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Palisa Anderson Cultivates Joy
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Palisa Anderson Cultivates Joy
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Conversations
5 September 2022

Palisa Anderson Cultivates Joy

Interview by Kirsty de Garis

The second I sat down across the table from Palisa Anderson, at one of her Chat Thai restaurants at Circular Quay, Sydney, the conversation went deep. No lighthearted chit-chat to get us there — we went straight in. Palisa told me about the profound impact of losing her mother last year, and how she is continually processing her grief.

Palisa grew up around food and restaurants, and inherently understands the link between sharing a meal and its contribution to a life filled with meaning: food, culture and tradition meet at our dining tables every day. Palisa extended this relationship seven years ago when she bought a property in northern New South Wales and called it Boon Luck Farm: what started as a project that would supply her Sydney restaurants with the more hard-to-find ingredients essential to great Thai cooking grew into a complementary passion. These days, you’re most likely to find Palisa in a field, planting, harvesting, paying attention. The organic and permaculture principles she practices at Boon Luck Farm contribute to the sublime taste you’ll find on plates at Chat Thai.

This conversation took place over two days and three locations: at Chat Thai in Sydney’s CBD, but later on a Sydney Harbour foreshore walk on a bracing winter morning, then on to Palisa’s Sydney home, where she showed me her impressive kitchen garden. This garden isn’t what you would expect in a quiet street: life gallops out of the fruit trees in her front yard, and with pride Palisa shows me how she has nurtured living soil in this small patch of cheek-by-jowl suburbia.

Our conversation traverses territories — the relationship between eating and meaning, the deep peace she finds in working the land, and her continuing work to make sense of her mother’s life. We parted with a giant hug, as new friends.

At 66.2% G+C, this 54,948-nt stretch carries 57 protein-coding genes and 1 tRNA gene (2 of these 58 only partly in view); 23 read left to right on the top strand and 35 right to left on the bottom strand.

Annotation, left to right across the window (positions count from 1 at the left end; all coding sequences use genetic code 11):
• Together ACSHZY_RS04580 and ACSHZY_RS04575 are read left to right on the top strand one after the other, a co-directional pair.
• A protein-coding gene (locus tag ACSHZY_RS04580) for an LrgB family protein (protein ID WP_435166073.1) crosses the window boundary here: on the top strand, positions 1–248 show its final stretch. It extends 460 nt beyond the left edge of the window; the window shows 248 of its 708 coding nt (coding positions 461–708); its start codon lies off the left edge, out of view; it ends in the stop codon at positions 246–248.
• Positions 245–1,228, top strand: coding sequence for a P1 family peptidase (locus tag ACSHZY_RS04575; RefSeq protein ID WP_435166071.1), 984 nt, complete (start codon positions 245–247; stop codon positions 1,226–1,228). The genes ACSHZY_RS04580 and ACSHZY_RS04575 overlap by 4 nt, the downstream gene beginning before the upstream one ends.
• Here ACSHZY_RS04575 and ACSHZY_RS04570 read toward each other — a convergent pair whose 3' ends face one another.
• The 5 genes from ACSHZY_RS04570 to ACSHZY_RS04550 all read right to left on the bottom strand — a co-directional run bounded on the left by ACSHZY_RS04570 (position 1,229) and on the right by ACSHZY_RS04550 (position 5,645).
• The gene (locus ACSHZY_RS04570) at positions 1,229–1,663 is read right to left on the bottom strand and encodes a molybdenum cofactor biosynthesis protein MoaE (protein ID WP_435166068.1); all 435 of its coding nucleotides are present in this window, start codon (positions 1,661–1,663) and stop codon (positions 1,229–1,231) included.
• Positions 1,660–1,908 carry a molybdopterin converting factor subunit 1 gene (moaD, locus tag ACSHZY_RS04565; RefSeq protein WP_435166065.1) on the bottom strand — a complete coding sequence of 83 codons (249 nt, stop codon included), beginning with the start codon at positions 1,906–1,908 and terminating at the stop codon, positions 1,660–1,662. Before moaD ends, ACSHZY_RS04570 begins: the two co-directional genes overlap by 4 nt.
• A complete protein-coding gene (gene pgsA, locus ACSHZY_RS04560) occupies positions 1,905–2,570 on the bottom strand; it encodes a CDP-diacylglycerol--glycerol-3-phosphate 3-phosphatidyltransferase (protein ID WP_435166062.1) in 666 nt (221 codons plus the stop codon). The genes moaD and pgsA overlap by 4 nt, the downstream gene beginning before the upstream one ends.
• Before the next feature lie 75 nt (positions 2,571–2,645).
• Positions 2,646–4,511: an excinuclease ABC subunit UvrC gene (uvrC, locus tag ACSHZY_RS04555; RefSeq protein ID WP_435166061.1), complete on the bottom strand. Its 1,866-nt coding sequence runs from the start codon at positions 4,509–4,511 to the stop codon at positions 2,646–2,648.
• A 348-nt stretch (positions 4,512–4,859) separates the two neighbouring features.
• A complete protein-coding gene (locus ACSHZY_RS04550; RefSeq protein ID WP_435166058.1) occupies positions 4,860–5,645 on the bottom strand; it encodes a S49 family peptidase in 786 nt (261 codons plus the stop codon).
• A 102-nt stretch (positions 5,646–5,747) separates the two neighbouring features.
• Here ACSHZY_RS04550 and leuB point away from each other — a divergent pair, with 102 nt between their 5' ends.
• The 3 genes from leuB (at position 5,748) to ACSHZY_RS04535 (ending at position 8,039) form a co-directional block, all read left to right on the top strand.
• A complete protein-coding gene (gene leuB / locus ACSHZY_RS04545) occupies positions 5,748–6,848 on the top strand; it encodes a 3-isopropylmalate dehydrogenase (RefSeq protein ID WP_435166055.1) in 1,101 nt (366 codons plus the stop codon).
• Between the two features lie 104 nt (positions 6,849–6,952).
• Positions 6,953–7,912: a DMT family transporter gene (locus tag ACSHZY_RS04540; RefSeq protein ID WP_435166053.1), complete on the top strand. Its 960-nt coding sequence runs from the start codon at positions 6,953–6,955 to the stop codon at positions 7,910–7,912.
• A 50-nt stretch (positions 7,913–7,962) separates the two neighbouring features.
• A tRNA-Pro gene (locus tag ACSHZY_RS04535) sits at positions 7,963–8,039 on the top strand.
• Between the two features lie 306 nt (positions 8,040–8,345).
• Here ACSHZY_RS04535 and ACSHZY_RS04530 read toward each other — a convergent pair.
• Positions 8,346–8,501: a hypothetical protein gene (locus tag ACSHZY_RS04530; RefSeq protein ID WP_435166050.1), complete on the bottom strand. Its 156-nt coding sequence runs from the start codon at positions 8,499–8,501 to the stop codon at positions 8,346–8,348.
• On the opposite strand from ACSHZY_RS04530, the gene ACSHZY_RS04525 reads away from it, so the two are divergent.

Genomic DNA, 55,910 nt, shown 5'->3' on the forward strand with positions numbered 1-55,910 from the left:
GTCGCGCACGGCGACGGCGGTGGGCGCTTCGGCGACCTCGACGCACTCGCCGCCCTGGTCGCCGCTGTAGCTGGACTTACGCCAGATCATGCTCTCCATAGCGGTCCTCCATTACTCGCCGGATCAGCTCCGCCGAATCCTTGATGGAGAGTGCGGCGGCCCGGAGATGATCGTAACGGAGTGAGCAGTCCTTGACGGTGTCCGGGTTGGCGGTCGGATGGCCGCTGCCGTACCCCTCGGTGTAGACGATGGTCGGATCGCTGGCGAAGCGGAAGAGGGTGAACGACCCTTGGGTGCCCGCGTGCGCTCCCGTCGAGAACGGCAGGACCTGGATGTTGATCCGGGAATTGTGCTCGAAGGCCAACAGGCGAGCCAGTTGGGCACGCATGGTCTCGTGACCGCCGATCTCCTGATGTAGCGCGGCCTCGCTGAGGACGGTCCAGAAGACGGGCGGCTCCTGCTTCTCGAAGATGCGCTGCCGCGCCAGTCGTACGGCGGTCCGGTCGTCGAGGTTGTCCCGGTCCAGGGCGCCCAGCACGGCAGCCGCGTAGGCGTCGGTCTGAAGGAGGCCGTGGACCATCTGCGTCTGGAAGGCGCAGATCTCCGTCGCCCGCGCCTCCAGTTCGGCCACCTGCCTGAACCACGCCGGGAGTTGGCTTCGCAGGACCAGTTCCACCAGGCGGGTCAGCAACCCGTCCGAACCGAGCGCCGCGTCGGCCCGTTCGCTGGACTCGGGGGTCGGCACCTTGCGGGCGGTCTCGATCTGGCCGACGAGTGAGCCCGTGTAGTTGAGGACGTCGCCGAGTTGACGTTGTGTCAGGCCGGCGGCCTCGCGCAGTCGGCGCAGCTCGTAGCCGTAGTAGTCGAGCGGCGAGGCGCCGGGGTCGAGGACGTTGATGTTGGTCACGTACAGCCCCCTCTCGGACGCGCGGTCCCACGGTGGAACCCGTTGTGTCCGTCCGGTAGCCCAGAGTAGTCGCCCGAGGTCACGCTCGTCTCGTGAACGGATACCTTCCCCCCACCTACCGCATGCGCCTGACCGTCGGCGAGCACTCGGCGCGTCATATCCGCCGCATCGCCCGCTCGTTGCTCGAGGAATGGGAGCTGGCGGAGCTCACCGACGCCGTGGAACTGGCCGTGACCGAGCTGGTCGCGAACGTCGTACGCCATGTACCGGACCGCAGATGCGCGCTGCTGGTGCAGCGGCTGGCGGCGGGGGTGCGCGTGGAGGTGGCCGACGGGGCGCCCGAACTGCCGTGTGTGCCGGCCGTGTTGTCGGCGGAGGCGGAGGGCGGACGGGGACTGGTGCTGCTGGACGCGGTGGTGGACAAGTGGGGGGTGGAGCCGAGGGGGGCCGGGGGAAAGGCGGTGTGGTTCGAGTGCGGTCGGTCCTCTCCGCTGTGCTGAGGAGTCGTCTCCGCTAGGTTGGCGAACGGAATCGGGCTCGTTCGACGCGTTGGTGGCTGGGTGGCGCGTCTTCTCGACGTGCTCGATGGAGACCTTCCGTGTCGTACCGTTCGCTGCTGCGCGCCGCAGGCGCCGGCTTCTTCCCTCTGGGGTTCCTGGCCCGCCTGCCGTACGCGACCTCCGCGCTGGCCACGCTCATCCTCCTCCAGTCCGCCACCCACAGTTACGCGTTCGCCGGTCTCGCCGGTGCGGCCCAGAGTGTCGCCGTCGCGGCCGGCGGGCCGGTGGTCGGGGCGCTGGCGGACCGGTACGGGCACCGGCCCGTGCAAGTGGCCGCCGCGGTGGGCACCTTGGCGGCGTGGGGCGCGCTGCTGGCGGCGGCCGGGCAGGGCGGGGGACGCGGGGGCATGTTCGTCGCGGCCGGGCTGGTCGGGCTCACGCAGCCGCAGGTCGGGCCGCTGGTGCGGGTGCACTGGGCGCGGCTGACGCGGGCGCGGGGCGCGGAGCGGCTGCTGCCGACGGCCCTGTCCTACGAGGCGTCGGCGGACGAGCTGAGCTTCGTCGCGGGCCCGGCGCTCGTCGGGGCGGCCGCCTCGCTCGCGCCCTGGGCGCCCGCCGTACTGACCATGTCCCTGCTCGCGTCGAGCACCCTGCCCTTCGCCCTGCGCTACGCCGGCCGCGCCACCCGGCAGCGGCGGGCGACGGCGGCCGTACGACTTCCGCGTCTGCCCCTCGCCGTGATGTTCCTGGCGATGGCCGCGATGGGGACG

This story originally ran in issue #70 of Dumbo Feather

Kirsty de Garis: You’re going to Thailand, to farewell your mum.

Palisa Anderson: It’s been over a year. I still feel really connected to her even though she’s physically not here. I talk to her all the time. And I see her. She comes to me in dreams. Mum decided to go back to Thailand and it happened that she was in Thailand and then she couldn’t get back. But I think in the long term she was quite pleased to have been getting medical care in her language, her mother tongue.

I can understand that.

But in doing that she wasn’t around most of the people that she had in her life, for the majority of her life. And then because of COVID, that was really hard. I wasn’t there when she passed away. But I was there for the majority of the time when she was still able to converse, because she was in a coma for so long afterwards. But death… it takes so long to metabolise. She was sick for about two years. I said goodbye to her so many times. When I was very young, she left Thailand to come to Australia and I stayed back in Thailand with my grandparents. In a strong Thai Chinese family if you split, the father gets to keep the children. So my mother came to Australia to leave that stigma of being a single mother behind. She came to Australia and worked for two years before she had enough money to come back, and get this, she came and kidnapped us. (laughs)

What?!

I know! She came back and did the passports, did the visas and everything without anyone knowing. One day she came to visit. On the weekends we were allowed to go and stay with her. In the back of my mind, I always knew my mother was there somewhere. My idea of her was that she was this angel in heaven, but she was alive. And I remember the day she came back for me, she was having tea at my grandmother’s table. I’d been picked up from school. And there she was sitting there, and she had this massive perm. As you do in the ’80s! And I thought, She is the most beautiful woman in the world. I want to go with her! I remember thinking, I’ve got to make myself really useful so that she’ll to take me to Australia. So I quickly grabbed a cloth and I started wiping the table.

How old were you when she left?

Two.

And then she came back when you were…?

Four. It took her that long to get the visas. I guess over that year she was trying to build up trust with my grandmother, that, “I will bring the children back to you during the weekdays. And they stay with you, they go to school here, around your neighbourhood. On the weekends I take them, and I’ll always bring them back.” But one weekend, no. We went to the airport. (laughs)

Wow.

Yep. And we came to Australia.

That’s a big story. I mean, you know that.